U.S. urged U.K. to take action against Iranian banks: WikiLeaks

Senior U.S. officials urged British banking regulators two years ago to take more draconian action against Iranian banks suspected of financing nuclear and conventional missile programmes, leaked U.S. embassy cables show.

Hector Sants, chief executive of the Financial Services Authority, was forced to defend the regulator’s record on Iran — particularly Bank Sepah — to the state department under-secretary Reuben Jeffrey and U.S. treasury assistant Patrick O’Brien.

At a meeting in May 2008, detailed in a cable a month later, the U.S. encouraged the U.K. to “step into a leadership role” to deter a “nuclear-armed Iran” by stopping the activities of Iranian banks in London.

O’Brien told FSA executives that Iran was using state-owned institutions — Bank Sepah, Bank Melli and Bank Saderat — to facilitate its proliferation efforts and its support for terrorism.

He expressed particular frustration about Bank Sepah, which was the subject of official international sanctions.

“With four Iranian banks continuing to operate in London, O’Brien said that Middle East and Asian countries are not likely to take any action on its Iranian banks unless London moves first,” the cable said. “If the U.K. acted publicly, the U.S. would be willing to take message to the Middle East and Asia to press for similar action in other jurisdictions.” All Iranian banks operating in London are subject to sanctions. Bank Sepah declined to comment, Bank Melli did not respond, while Bank Saderat strongly rejected any idea that it was involved in facilitating terrorism or proliferation programmes. Bank Saderat’s Richard Wetton said the bank had asked for evidence of the accusations from the U.S. “These accusations are completely political,” he said.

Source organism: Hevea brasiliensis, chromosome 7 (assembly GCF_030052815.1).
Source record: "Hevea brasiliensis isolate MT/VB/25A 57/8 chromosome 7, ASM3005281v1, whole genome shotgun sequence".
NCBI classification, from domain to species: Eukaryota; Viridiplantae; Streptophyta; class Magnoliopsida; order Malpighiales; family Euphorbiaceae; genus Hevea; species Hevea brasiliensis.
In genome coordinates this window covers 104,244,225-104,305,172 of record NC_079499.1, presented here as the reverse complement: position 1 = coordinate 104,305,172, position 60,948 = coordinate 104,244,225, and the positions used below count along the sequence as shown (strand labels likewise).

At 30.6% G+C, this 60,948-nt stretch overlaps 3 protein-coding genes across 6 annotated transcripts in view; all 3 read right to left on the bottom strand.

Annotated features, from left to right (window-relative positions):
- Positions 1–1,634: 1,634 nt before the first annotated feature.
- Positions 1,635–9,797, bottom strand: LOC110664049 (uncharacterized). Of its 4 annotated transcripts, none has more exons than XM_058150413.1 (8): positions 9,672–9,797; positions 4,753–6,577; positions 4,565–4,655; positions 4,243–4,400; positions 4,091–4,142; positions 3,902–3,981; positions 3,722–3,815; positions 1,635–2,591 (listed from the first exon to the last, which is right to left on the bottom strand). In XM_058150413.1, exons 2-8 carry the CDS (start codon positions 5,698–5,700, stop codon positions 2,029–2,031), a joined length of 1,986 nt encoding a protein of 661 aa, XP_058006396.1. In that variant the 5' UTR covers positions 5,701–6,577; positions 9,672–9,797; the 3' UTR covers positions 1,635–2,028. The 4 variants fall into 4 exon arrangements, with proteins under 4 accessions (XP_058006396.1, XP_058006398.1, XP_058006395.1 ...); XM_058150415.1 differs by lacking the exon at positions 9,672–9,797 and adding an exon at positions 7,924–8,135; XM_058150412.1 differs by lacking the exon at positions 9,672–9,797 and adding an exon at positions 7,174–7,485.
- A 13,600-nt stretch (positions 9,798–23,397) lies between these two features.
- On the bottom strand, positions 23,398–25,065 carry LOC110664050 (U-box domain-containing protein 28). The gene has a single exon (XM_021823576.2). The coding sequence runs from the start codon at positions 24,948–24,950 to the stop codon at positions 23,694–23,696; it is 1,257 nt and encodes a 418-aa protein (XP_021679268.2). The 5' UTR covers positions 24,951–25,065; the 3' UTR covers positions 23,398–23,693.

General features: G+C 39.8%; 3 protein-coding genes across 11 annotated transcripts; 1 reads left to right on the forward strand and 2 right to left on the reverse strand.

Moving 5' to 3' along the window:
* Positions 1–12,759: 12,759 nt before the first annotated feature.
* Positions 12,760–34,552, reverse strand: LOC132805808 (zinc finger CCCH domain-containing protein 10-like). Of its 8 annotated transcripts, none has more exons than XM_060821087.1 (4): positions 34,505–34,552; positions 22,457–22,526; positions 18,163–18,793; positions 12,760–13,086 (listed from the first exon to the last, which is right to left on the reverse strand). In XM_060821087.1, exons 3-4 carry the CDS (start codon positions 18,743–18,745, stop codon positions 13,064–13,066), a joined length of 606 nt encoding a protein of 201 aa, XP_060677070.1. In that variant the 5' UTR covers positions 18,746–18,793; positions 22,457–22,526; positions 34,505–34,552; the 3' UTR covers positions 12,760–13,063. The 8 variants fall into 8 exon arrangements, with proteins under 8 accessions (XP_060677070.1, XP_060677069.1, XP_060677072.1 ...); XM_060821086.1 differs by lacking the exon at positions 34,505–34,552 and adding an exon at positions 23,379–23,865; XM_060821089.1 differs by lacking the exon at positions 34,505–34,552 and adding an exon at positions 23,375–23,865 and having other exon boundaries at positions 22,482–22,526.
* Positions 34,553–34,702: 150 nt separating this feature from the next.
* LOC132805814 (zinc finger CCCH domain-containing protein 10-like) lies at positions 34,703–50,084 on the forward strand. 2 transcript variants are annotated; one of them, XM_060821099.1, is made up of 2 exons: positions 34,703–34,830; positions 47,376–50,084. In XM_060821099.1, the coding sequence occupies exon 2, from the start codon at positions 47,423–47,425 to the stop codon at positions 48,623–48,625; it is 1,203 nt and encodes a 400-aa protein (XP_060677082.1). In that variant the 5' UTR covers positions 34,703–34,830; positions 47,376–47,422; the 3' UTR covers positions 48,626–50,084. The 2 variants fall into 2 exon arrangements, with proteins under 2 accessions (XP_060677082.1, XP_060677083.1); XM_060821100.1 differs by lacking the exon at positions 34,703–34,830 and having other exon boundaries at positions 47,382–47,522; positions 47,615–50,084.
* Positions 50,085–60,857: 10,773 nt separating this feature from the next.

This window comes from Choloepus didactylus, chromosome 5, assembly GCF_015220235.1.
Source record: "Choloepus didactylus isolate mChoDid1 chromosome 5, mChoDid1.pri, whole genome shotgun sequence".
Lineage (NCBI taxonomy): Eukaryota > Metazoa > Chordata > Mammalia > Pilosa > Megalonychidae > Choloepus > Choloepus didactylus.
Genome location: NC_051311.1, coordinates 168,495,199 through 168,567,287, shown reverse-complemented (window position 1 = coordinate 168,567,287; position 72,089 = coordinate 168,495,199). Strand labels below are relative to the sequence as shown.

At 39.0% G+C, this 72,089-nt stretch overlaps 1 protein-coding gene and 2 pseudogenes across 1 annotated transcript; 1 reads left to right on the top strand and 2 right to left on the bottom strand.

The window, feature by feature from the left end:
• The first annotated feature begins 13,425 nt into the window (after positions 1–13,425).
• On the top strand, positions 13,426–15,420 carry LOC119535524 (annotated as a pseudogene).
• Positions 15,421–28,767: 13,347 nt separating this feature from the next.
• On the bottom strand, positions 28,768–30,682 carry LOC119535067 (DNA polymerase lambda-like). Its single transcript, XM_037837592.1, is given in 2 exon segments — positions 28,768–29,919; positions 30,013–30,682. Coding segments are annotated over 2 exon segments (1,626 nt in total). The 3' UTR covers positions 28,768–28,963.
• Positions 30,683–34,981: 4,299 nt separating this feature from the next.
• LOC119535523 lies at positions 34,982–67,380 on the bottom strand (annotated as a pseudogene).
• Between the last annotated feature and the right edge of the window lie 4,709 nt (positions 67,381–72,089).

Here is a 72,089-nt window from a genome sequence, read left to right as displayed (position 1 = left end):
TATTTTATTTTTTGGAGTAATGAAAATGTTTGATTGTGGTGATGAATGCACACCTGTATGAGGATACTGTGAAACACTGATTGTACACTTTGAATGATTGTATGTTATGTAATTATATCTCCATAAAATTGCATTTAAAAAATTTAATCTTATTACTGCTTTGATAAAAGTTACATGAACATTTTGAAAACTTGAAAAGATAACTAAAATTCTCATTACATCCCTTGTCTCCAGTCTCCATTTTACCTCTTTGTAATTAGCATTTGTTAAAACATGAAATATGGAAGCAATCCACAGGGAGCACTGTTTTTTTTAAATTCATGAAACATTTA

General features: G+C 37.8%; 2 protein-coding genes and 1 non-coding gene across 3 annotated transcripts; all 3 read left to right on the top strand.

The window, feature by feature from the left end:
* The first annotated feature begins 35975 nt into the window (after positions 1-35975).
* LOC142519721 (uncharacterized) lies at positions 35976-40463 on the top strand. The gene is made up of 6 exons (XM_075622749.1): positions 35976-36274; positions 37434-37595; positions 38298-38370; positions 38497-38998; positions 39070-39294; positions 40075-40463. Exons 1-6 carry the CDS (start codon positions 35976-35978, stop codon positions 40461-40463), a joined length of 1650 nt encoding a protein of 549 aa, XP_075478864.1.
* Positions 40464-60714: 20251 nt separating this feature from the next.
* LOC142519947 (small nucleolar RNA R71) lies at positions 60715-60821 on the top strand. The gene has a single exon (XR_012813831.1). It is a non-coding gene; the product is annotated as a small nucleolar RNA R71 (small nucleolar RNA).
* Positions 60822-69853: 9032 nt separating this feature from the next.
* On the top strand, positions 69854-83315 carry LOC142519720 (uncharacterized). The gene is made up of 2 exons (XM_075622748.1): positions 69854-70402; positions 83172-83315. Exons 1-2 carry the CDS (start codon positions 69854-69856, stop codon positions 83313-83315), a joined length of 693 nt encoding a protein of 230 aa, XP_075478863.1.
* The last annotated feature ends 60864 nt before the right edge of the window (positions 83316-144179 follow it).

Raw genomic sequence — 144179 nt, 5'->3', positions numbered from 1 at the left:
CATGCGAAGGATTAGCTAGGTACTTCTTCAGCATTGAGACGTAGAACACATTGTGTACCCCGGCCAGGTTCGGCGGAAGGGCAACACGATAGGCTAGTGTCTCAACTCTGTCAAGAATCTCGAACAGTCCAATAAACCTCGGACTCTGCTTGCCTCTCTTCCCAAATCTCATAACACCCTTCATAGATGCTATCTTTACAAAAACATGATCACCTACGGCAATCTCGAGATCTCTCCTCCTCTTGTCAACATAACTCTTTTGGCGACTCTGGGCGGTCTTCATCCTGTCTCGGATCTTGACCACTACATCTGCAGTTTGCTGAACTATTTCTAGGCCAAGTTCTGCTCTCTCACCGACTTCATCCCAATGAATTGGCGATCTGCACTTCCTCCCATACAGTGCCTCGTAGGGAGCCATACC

Sants defended the FSA, saying it needed evidence of specific actions being taken by individuals. His colleague Phil Robinson said “the FSA had ‘pushed the boundaries’ of what it can do in looking at the parent entities in Tehran, and must prove the ‘intent’ of the person transferring the money,” the cable reported.

“All the Iranian banks are ‘keeping their noses clean’ in the U.K., explained Robinson, and the FSA can only address actions of the London-based subsidiaries,” the cable said.

Copyright: Guardian News & Media 2010

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Printable version | Jul 14, 2020 12:53:44 PM |

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